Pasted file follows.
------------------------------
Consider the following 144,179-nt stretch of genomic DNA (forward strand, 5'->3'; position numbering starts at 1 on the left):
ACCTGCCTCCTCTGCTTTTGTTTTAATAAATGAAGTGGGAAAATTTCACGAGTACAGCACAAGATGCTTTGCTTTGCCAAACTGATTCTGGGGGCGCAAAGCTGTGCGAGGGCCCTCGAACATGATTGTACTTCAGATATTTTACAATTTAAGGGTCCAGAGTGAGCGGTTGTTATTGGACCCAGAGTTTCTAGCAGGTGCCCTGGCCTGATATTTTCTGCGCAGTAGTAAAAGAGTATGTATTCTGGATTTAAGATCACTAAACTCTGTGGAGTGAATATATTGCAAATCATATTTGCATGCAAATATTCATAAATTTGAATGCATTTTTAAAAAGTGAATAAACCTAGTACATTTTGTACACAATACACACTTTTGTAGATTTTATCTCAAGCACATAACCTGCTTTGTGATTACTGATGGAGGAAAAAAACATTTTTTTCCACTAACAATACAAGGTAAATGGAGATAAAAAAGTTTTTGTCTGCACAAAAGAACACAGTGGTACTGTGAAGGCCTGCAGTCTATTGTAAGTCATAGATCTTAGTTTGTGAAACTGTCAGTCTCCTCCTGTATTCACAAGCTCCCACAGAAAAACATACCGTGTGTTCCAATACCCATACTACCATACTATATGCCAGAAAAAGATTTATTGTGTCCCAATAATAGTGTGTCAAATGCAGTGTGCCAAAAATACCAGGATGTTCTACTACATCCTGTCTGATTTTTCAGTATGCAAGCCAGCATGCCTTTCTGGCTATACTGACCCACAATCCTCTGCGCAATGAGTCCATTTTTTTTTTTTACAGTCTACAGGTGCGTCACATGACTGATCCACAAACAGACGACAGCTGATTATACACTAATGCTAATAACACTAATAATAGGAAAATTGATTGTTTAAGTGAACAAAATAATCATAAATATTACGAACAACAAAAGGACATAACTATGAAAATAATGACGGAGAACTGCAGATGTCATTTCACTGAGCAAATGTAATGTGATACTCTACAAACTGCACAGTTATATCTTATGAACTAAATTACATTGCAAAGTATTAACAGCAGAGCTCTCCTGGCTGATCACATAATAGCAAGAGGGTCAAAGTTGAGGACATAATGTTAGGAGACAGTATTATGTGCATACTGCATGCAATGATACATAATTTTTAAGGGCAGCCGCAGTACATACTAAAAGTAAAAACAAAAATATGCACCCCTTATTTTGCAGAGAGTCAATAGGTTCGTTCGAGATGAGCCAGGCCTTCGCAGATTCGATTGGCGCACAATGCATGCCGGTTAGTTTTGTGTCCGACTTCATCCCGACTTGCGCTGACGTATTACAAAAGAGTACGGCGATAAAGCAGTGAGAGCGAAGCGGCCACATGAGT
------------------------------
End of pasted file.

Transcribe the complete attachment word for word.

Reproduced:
Consider the following 144,179-nt stretch of genomic DNA (forward strand, 5'->3'; position numbering starts at 1 on the left):
ACCTGCCTCCTCTGCTTTTGTTTTAATAAATGAAGTGGGAAAATTTCACGAGTACAGCACAAGATGCTTTGCTTTGCCAAACTGATTCTGGGGGCGCAAAGCTGTGCGAGGGCCCTCGAACATGATTGTACTTCAGATATTTTACAATTTAAGGGTCCAGAGTGAGCGGTTGTTATTGGACCCAGAGTTTCTAGCAGGTGCCCTGGCCTGATATTTTCTGCGCAGTAGTAAAAGAGTATGTATTCTGGATTTAAGATCACTAAACTCTGTGGAGTGAATATATTGCAAATCATATTTGCATGCAAATATTCATAAATTTGAATGCATTTTTAAAAAGTGAATAAACCTAGTACATTTTGTACACAATACACACTTTTGTAGATTTTATCTCAAGCACATAACCTGCTTTGTGATTACTGATGGAGGAAAAAAACATTTTTTTCCACTAACAATACAAGGTAAATGGAGATAAAAAAGTTTTTGTCTGCACAAAAGAACACAGTGGTACTGTGAAGGCCTGCAGTCTATTGTAAGTCATAGATCTTAGTTTGTGAAACTGTCAGTCTCCTCCTGTATTCACAAGCTCCCACAGAAAAACATACCGTGTGTTCCAATACCCATACTACCATACTATATGCCAGAAAAAGATTTATTGTGTCCCAATAATAGTGTGTCAAATGCAGTGTGCCAAAAATACCAGGATGTTCTACTACATCCTGTCTGATTTTTCAGTATGCAAGCCAGCATGCCTTTCTGGCTATACTGACCCACAATCCTCTGCGCAATGAGTCCATTTTTTTTTTTTACAGTCTACAGGTGCGTCACATGACTGATCCACAAACAGACGACAGCTGATTATACACTAATGCTAATAACACTAATAATAGGAAAATTGATTGTTTAAGTGAACAAAATAATCATAAATATTACGAACAACAAAAGGACATAACTATGAAAATAATGACGGAGAACTGCAGATGTCATTTCACTGAGCAAATGTAATGTGATACTCTACAAACTGCACAGTTATATCTTATGAACTAAATTACATTGCAAAGTATTAACAGCAGAGCTCTCCTGGCTGATCACATAATAGCAAGAGGGTCAAAGTTGAGGACATAATGTTAGGAGACAGTATTATGTGCATACTGCATGCAATGATACATAATTTTTAAGGGCAGCCGCAGTACATACTAAAAGTAAAAACAAAAATATGCACCCCTTATTTTGCAGAGAGTCAATAGGTTCGTTCGAGATGAGCCAGGCCTTCGCAGATTCGATTGGCGCACAATGCATGCCGGTTAGTTTTGTGTCCGACTTCATCCCGACTTGCGCTGACGTATTACAAAAGAGTACGGCGATAAAGCAGTGAGAGCGAAGCGGCCACATGAGT